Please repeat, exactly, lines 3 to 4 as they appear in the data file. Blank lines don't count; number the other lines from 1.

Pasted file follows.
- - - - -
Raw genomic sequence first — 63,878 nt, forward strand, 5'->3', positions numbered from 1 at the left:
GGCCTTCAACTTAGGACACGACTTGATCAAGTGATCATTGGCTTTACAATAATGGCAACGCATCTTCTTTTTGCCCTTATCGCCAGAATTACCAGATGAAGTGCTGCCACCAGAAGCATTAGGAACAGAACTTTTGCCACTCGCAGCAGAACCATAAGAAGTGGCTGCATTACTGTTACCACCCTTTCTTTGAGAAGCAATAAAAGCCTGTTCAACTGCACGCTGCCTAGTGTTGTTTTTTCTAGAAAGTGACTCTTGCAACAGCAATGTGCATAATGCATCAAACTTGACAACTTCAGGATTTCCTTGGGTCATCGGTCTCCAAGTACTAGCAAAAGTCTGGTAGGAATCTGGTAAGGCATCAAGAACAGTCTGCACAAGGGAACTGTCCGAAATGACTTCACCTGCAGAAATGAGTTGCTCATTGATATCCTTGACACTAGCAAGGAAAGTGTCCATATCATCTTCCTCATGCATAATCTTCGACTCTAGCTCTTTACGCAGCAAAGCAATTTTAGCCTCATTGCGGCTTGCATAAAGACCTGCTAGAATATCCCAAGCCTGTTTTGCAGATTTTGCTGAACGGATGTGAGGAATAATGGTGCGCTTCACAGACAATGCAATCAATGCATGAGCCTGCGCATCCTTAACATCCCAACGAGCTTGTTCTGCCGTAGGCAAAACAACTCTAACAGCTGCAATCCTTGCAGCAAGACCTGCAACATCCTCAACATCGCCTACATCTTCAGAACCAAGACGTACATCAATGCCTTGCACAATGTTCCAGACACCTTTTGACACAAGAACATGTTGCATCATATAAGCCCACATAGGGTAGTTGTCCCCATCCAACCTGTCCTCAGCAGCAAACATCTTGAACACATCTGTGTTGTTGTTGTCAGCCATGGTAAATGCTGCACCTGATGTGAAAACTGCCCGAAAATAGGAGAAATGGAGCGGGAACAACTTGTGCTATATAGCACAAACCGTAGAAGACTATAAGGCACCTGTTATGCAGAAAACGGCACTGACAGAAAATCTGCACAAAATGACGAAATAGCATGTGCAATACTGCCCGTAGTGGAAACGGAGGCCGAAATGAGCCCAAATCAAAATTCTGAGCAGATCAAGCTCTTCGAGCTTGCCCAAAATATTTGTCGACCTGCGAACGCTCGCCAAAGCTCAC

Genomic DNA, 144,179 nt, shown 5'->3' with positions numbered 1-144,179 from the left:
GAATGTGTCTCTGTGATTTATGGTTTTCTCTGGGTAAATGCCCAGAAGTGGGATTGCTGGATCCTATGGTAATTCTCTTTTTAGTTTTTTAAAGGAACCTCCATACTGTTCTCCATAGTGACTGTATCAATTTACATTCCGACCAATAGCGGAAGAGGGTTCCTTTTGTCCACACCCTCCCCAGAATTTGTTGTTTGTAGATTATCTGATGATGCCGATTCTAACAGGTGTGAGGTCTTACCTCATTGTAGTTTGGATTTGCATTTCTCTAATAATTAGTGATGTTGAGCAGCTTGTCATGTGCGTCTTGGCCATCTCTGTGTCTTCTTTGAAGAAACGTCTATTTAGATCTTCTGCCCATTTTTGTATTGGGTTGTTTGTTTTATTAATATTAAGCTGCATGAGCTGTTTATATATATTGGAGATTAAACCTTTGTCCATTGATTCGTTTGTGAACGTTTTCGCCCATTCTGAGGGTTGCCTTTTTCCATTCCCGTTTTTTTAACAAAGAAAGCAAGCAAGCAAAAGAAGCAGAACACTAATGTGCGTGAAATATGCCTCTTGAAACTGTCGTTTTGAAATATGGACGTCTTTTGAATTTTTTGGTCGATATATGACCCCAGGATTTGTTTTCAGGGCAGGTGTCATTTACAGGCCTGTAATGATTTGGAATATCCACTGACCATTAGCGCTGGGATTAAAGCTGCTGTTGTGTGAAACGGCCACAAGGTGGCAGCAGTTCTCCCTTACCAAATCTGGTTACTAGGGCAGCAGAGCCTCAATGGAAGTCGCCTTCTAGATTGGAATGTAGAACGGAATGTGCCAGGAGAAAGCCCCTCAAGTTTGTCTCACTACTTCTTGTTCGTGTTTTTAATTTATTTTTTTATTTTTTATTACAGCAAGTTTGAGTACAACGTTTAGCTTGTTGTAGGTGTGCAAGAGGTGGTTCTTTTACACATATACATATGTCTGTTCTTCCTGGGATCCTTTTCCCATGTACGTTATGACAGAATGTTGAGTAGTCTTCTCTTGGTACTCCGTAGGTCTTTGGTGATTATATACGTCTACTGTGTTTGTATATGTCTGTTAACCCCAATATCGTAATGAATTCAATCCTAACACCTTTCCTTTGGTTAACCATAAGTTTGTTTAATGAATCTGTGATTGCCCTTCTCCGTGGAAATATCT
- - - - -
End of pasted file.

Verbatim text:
Genomic DNA, 144,179 nt, shown 5'->3' with positions numbered 1-144,179 from the left:
GAATGTGTCTCTGTGATTTATGGTTTTCTCTGGGTAAATGCCCAGAAGTGGGATTGCTGGATCCTATGGTAATTCTCTTTTTAGTTTTTTAAAGGAACCTCCATACTGTTCTCCATAGTGACTGTATCAATTTACATTCCGACCAATAGCGGAAGAGGGTTCCTTTTGTCCACACCCTCCCCAGAATTTGTTGTTTGTAGATTATCTGATGATGCCGATTCTAACAGGTGTGAGGTCTTACCTCATTGTAGTTTGGATTTGCATTTCTCTAATAATTAGTGATGTTGAGCAGCTTGTCATGTGCGTCTTGGCCATCTCTGTGTCTTCTTTGAAGAAACGTCTATTTAGATCTTCTGCCCATTTTTGTATTGGGTTGTTTGTTTTATTAATATTAAGCTGCATGAGCTGTTTATATATATTGGAGATTAAACCTTTGTCCATTGATTCGTTTGTGAACGTTTTCGCCCATTCTGAGGGTTGCCTTTTTCCATTCCCGTTTTTTTAACAAAGAAAGCAAGCAAGCAAAAGAAGCAGAACACTAATGTGCGTGAAATATGCCTCTTGAAACTGTCGTTTTGAAATATGGACGTCTTTTGAATTTTTTGGTCGATATATGACCCCAGGATTTGTTTTCAGGGCAGGTGTCATTTACAGGCCTGTAATGATTTGGAATATCCACTGACCATTAGCGCTGGGATTAAAGCTGCTGTTGTGTGAAACGGCCACAAGGTGGCAGCAGTTCTCCCTTACCAAATCTGGTTACTAGGGCAGCAGAGCCTCAATGGAAGTCGCCTTCTAGATTGGAATGTAGAACGGAATGTGCCAGGAGAAAGCCCCTCAAGTTTGTCTCACTACTTCTTGTTCGTGTTTTTAATTTATTTTTTTATTTTTTATTACAGCAAGTTTGAGTACAACGTTTAGCTTGTTGTAGGTGTGCAAGAGGTGGTTCTTTTACACATATACATATGTCTGTTCTTCCTGGGATCCTTTTCCCATGTACGTTATGACAGAATGTTGAGTAGTCTTCTCTTGGTACTCCGTAGGTCTTTGGTGATTATATACGTCTACTGTGTTTGTATATGTCTGTTAACCCCAATATCGTAATGAATTCAATCCTAACACCTTTCCTTTGGTTAACCATAAGTTTGTTTAATGAATCTGTGATTGCCCTTCTCCGTGGAAATATCT